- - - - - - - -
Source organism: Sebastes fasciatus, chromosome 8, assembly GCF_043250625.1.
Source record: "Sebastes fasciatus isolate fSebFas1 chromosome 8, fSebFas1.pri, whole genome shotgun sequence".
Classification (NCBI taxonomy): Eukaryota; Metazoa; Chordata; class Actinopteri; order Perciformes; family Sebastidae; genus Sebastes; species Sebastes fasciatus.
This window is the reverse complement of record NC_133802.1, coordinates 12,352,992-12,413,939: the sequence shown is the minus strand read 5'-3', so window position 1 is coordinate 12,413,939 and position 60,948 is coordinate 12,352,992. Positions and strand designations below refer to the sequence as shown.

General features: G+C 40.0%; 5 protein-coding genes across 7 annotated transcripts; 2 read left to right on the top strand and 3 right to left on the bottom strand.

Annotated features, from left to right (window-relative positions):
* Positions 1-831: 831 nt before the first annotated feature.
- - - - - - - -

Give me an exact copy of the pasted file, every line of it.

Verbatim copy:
Source organism: Sebastes fasciatus, chromosome 8, assembly GCF_043250625.1.
Source record: "Sebastes fasciatus isolate fSebFas1 chromosome 8, fSebFas1.pri, whole genome shotgun sequence".
Classification (NCBI taxonomy): Eukaryota; Metazoa; Chordata; class Actinopteri; order Perciformes; family Sebastidae; genus Sebastes; species Sebastes fasciatus.
This window is the reverse complement of record NC_133802.1, coordinates 12,352,992-12,413,939: the sequence shown is the minus strand read 5'-3', so window position 1 is coordinate 12,413,939 and position 60,948 is coordinate 12,352,992. Positions and strand designations below refer to the sequence as shown.

General features: G+C 40.0%; 5 protein-coding genes across 7 annotated transcripts; 2 read left to right on the top strand and 3 right to left on the bottom strand.

Annotated features, from left to right (window-relative positions):
* Positions 1-831: 831 nt before the first annotated feature.